The Music Department at the University of Huddersfield has excellent performance and performance research facilities. There are two concert halls. Phipps Hall, in the Music Department, is an intimate space appropriate for chamber music performance and is used by a very wide variety of musical events; it includes a recent Steinway Model D piano and a replica Baroque chamber organ (pictured right). St Paul’s Hall, a converted Georgian church dating from 1829, is a larger, more resonant space. It has two resident Steinway pianos (a Model D, and Model C), an 1897 7ft 4in Broadwood, a two manual harpsichord, a portable chamber organ by Wood of Huddersfield, and a large 3-manual tracker-action concert organ.
Historical performance as a research and practice area benefits from a range of replica instruments, including several harpsichords, a Baroque string quartet, sackbuts, viols and many other instruments, housed in the Early Music Studio. We also possess a 1928 violin made by Arnold Dolmetsch, and an expanding historical piano collection. This currently comprises an 1897 Broadwood grand, fully restored by Hurstwood Farm Piano Studios (and available for recitals), and a c.1830 Clementi square piano, which will shortly be undergoing restoration. The university has piano stock of scale and quality virtually unrivalled in a university music department in the UK.
As regards twentieth-century music and contemporary music performing practice, all performers specialising in contemporary music are members of the University of Huddersfield’s Centre for Research in New Music (CeReNeM), and as such enjoy regular and fruitful collaborations with staff and postgraduate composers, having opportunities to work with electronics alongside experts and student specialists, frequent guest speakers, composers and performers. They are part of a vibrant, dynamic community of new music specialists and enthusiasts, exchanging knowledge and ideas through seminars, research fora, workshops and other activities.
In 2015, the centre acquired a fully-restored 1897 Broadwood grand piano, housed permanently in St Paul’s Concert Hall. The instrument has been entirely restored by Hurstwood Farm Piano Studios, an internationally-recognised organisation which, under engineer and piano innovator, Richard Dain, is at the forefront of contemporary organological research. The instrument is maintained at A=440, which, whilst only set as a pitch standard by means of an international agreement in 1939, was the pitch most commonly encountered in England at this time. The instrument’s rugged construction and its comprehensive restoration means that sharper tunings may be possible (few if any period instrument groups attempt to approximate ‘Philharmonic Pitch’ – even though this was a reality in London in the late nineteenth century!) and it provides the centre with an excellent instrument for visiting artists, historically-interested students, and for recital and recording, by members of HuCPeR.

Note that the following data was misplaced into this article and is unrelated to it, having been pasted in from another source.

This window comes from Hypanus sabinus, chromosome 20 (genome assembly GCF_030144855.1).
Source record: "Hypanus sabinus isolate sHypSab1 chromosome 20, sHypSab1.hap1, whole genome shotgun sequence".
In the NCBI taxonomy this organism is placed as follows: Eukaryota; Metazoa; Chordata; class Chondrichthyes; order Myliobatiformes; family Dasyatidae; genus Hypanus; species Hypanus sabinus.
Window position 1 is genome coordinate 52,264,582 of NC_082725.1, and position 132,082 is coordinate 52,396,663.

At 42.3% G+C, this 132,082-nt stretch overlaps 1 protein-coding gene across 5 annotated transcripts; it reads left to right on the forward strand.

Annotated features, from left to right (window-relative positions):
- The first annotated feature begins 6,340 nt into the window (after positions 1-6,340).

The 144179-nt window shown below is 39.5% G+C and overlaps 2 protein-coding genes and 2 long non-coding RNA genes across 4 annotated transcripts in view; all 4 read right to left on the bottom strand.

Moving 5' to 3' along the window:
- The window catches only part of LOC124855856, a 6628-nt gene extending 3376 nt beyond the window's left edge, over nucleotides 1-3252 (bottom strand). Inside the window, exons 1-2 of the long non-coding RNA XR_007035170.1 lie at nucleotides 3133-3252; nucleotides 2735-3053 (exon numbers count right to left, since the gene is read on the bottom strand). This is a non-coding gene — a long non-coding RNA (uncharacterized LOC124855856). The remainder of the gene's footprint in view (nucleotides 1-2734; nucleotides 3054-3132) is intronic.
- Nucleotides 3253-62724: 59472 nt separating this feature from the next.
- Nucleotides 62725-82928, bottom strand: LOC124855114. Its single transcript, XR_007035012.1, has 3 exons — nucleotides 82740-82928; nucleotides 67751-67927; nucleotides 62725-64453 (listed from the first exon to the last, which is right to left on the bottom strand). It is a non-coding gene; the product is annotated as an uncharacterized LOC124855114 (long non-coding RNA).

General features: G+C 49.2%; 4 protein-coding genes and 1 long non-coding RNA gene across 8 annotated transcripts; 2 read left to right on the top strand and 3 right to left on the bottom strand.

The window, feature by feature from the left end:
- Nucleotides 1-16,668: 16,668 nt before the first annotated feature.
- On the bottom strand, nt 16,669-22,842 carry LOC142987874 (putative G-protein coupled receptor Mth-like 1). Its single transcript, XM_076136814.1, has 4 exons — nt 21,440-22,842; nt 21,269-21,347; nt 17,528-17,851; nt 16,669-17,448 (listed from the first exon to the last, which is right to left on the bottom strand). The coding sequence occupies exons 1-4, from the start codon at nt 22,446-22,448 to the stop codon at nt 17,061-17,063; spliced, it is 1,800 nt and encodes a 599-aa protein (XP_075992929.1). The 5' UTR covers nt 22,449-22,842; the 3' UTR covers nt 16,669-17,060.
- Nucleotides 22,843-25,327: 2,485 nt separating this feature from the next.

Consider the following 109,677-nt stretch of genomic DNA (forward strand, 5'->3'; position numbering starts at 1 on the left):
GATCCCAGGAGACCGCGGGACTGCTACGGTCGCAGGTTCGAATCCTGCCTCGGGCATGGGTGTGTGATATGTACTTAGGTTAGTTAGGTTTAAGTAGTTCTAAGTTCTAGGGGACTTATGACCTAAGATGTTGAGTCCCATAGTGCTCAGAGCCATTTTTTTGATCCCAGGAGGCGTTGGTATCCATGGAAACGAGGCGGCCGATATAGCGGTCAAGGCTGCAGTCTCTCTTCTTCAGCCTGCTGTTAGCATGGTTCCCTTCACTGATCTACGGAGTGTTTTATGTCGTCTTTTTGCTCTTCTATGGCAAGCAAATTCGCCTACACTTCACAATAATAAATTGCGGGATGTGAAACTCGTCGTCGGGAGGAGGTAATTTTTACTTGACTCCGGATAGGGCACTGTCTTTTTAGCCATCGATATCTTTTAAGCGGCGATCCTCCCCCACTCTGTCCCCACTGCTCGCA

The piano was unveiled at a performance of Elgar’s Piano Quintet in October, 2015, performed by the historically-interested HuCPeR-linked ensemble, The Meiningen Ensemble. The performance sought to experiment with aspects of early-twentieth-century style, although all string players were using ‘modern strings’ (a decision based on pragmatic expedience on this particular occasion). The performance, which makes particular reference to the Stratton Quartet’s performance (which was the last recording to be heard and approved by the dying composer in 1934), and displays typical features of performance at this time. This includes a combination of string portamento with vibrato which, where introduced by younger-generation players up to the 1930s, tended to be even more regular and aurally noticeable than today. You will also hear some (by now) quite subtle arpeggiation of piano chords, and dislocation between melody and accompaniment – these traits, clearly documented by surviving pianists trained in the mid or early nineteenth century, continued in smaller-scale form until around World War 2. The warm sonorities of the piano are evident here, and future work will be to unify these with gut string sonorities in future performances and recordings. An extract of this live, unedited performance can be found here.
HuCPeR is always looking to broaden its collection of period instruments, to reflect the wide variety of historical applications relevant to the work of the centre’s members. Founding principles of the centre are that performance research is multi-faceted, does not inculcate set philosophical and practical outcomes, and, in as much as it is involved in historical practice, sees ‘historical performance’ as a broad cultural and chronological area for enquiry.